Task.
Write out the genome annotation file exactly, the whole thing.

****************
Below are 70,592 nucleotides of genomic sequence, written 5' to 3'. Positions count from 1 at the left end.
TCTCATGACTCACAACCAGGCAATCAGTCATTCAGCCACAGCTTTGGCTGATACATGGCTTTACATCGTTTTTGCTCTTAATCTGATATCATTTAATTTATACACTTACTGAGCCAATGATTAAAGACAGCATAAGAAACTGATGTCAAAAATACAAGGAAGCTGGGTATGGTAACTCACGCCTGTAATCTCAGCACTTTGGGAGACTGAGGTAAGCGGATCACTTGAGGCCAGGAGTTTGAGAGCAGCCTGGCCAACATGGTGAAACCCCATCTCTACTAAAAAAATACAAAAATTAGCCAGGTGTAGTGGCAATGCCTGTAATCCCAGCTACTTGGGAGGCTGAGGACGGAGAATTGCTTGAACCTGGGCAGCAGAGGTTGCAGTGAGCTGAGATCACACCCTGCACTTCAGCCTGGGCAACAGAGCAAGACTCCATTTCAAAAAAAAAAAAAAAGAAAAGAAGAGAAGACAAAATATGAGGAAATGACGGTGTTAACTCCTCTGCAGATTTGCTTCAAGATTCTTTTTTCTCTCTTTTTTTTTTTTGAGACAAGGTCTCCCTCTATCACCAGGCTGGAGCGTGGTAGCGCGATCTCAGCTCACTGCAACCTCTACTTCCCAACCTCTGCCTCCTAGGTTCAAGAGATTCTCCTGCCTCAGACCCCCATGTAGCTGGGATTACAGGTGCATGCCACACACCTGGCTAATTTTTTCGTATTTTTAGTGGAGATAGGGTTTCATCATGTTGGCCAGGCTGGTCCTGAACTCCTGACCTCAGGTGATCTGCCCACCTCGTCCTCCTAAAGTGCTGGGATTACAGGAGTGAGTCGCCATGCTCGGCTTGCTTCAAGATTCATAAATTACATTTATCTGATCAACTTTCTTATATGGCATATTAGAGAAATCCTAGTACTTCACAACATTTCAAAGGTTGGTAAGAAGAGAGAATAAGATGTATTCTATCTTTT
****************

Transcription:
Below are 70,592 nucleotides of genomic sequence, written 5' to 3'. Positions count from 1 at the left end.
TCTCATGACTCACAACCAGGCAATCAGTCATTCAGCCACAGCTTTGGCTGATACATGGCTTTACATCGTTTTTGCTCTTAATCTGATATCATTTAATTTATACACTTACTGAGCCAATGATTAAAGACAGCATAAGAAACTGATGTCAAAAATACAAGGAAGCTGGGTATGGTAACTCACGCCTGTAATCTCAGCACTTTGGGAGACTGAGGTAAGCGGATCACTTGAGGCCAGGAGTTTGAGAGCAGCCTGGCCAACATGGTGAAACCCCATCTCTACTAAAAAAATACAAAAATTAGCCAGGTGTAGTGGCAATGCCTGTAATCCCAGCTACTTGGGAGGCTGAGGACGGAGAATTGCTTGAACCTGGGCAGCAGAGGTTGCAGTGAGCTGAGATCACACCCTGCACTTCAGCCTGGGCAACAGAGCAAGACTCCATTTCAAAAAAAAAAAAAAAGAAAAGAAGAGAAGACAAAATATGAGGAAATGACGGTGTTAACTCCTCTGCAGATTTGCTTCAAGATTCTTTTTTCTCTCTTTTTTTTTTTTGAGACAAGGTCTCCCTCTATCACCAGGCTGGAGCGTGGTAGCGCGATCTCAGCTCACTGCAACCTCTACTTCCCAACCTCTGCCTCCTAGGTTCAAGAGATTCTCCTGCCTCAGACCCCCATGTAGCTGGGATTACAGGTGCATGCCACACACCTGGCTAATTTTTTCGTATTTTTAGTGGAGATAGGGTTTCATCATGTTGGCCAGGCTGGTCCTGAACTCCTGACCTCAGGTGATCTGCCCACCTCGTCCTCCTAAAGTGCTGGGATTACAGGAGTGAGTCGCCATGCTCGGCTTGCTTCAAGATTCATAAATTACATTTATCTGATCAACTTTCTTATATGGCATATTAGAGAAATCCTAGTACTTCACAACATTTCAAAGGTTGGTAAGAAGAGAGAATAAGATGTATTCTATCTTTT